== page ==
It helps readers to… Improve overall comprehension. Manage excessive amounts of information. Focus attention. Extract relevant information. Build relationships among concepts contained in text. (CIERA 2003; Coyne, Chard, Zipoli, & Ruby, 2007; Duke & Pearson, 2002; Keene & Zimmermann, 2007 Silver, Strong, & Perini, 2000; Thiede & Anderson, 2003) ) Why Should We Teach Determining Importance & Summarizing?
It helps readers to… Understand author’s purpose. Remember text. Identify theme. Make connections. Monitor understanding. (CIERA 2003; Coyne, Chard, Zipoli, & Ruby, 2007; Duke & Pearson, 2002; Keene & Zimmermann, 2007 Silver, Strong, & Perini, 2000; Thiede & Anderson, 2003) Why Should We Teach Determining Importance & Summarizing?
Determining Importance & Summarizing? How Should We Teach
40 Topic, Main Idea, or Summary? TermDefinitionExample TopicWho or what the text is about; can often be expressed in one or two words. Sharks Main IdeaWhat the text says about the topic; can often be expressed in one sentence or less. Sharks do many things. SummaryA synthesis of the important ideas in a text; may be of varying length, expressed in the reader’s own words and should reflect the structure of the text. Sharks swim through the oceans hunting for prey, such as fish and seals. Sometimes, they work together to attack prey and may even engage in playful activities. (Silver, Strong, & Perini, 2000; CIERA, 2003)
Texas Literacy Initiative Highlights 2014 LEADERSHIP SUMMIT & TLI SUMMER INSTITUTE District Level Support of the Texas State Literacy Plan Prepared by, BISD DLL’s at UT Health Science Center at Houston
2014 Summit Focus & Session Objectives 83 Define your role as a Grant Implementation Team (GIT) in supporting TSLP work. Learn a process for GIT support of TSLP implementation. Apply the process at the district level.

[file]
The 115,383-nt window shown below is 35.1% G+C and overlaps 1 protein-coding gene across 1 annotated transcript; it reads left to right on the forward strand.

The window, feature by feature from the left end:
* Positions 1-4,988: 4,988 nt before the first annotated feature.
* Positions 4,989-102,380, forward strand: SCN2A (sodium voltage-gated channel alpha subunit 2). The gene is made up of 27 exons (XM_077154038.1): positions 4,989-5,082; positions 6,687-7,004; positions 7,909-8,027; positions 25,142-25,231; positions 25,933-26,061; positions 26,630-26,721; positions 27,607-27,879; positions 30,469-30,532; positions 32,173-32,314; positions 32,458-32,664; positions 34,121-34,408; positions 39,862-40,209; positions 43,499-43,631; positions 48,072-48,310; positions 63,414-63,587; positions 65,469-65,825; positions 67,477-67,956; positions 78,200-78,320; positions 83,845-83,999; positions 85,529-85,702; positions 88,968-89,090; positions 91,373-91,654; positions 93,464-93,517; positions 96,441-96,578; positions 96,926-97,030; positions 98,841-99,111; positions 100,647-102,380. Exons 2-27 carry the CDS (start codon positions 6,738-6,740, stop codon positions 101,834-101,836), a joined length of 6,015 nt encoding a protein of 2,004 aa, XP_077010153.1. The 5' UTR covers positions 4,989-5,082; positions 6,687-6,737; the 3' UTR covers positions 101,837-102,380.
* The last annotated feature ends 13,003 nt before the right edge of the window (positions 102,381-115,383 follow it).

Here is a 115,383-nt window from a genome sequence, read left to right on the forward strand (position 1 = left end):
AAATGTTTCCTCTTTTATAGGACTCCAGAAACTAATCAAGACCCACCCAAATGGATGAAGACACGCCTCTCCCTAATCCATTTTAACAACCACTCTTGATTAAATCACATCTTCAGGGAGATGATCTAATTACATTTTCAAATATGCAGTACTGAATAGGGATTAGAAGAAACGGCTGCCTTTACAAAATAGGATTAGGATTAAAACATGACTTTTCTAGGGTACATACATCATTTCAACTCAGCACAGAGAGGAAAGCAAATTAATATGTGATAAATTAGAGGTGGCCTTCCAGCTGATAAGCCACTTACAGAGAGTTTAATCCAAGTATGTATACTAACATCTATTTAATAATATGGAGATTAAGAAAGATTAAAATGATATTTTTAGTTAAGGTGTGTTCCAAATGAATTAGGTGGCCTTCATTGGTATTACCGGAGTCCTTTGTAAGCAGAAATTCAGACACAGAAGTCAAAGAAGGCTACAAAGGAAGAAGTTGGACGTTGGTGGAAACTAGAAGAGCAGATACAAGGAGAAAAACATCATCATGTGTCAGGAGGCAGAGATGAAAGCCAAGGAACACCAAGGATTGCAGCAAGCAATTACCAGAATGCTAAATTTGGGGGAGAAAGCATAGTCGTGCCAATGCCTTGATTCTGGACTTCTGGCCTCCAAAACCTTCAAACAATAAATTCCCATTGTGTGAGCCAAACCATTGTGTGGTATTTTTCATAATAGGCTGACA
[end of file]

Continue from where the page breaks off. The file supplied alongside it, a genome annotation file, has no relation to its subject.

GIT Support at the District Level 84 1.What are your district’s current literacy needs and priorities? 2.Which TSLP Action Step is the most commonly selected by sites/campuses? 3.How do the literacy needs and priorities of your district align with the Action Step that was commonly selected? Please explain. 4.For the Action Step selected above, which level C Indicator(s) will be the primary focus for your GIT to support? 5.What action(s) will the GIT take to impact the level C Indicator(s) you have selected? 6.How will the GIT build accountability for the actions planned in question 5?
DISTRICT TSLP SUPPORT Modeling - GIT Support for TSLP Implementation What are your district’s current literacy needs and priorities? 2. Which TSLP Action Step is the most commonly selected by sites/campuses? 3. How do the literacy needs and priorities of your district align with the Action Step that was commonly selected? Please explain. 4. For the Action Step selected above, which level C Indicator(s) will be the primary focus for your GIT to support? 5. What action(s) will the GIT take to impact the level C Indicator(s) you have selected? 6. How will the GIT build accountability for the actions planned in question 5?
DISTRICT TSLP SUPPORT Defining – Campus TSLP Support How will the GIT monitor the TSLP Implementation Plan Timeline for each site/campus? 2. How will the GIT support sites/campuses to make adjustments if implementation slows or stalls? 3. How will the GIT provide opportunities for sites/campuses to collaborate? 4. For the Action Step selected above, which level C Indicator(s) will be the primary focus for your GIT to support?
DISTRICT TSLP SUPPORT Returning to Your District – NEXT STEPS Accessing Summit Resources: 88 There is a Project Share group where you can access the Summit resources you’ll need. Log into: Find and/or join the group: Texas Literacy Initiative Grantees PLC. Access materials in the Drop Box File: 2014 TLI Leadership Summit. Joining the Texas Literacy Initiative Grantees PLC Log into: On your “My Portal” page in Project Share, click on “Collaboration,” and then on “Groups” in the menu on the left.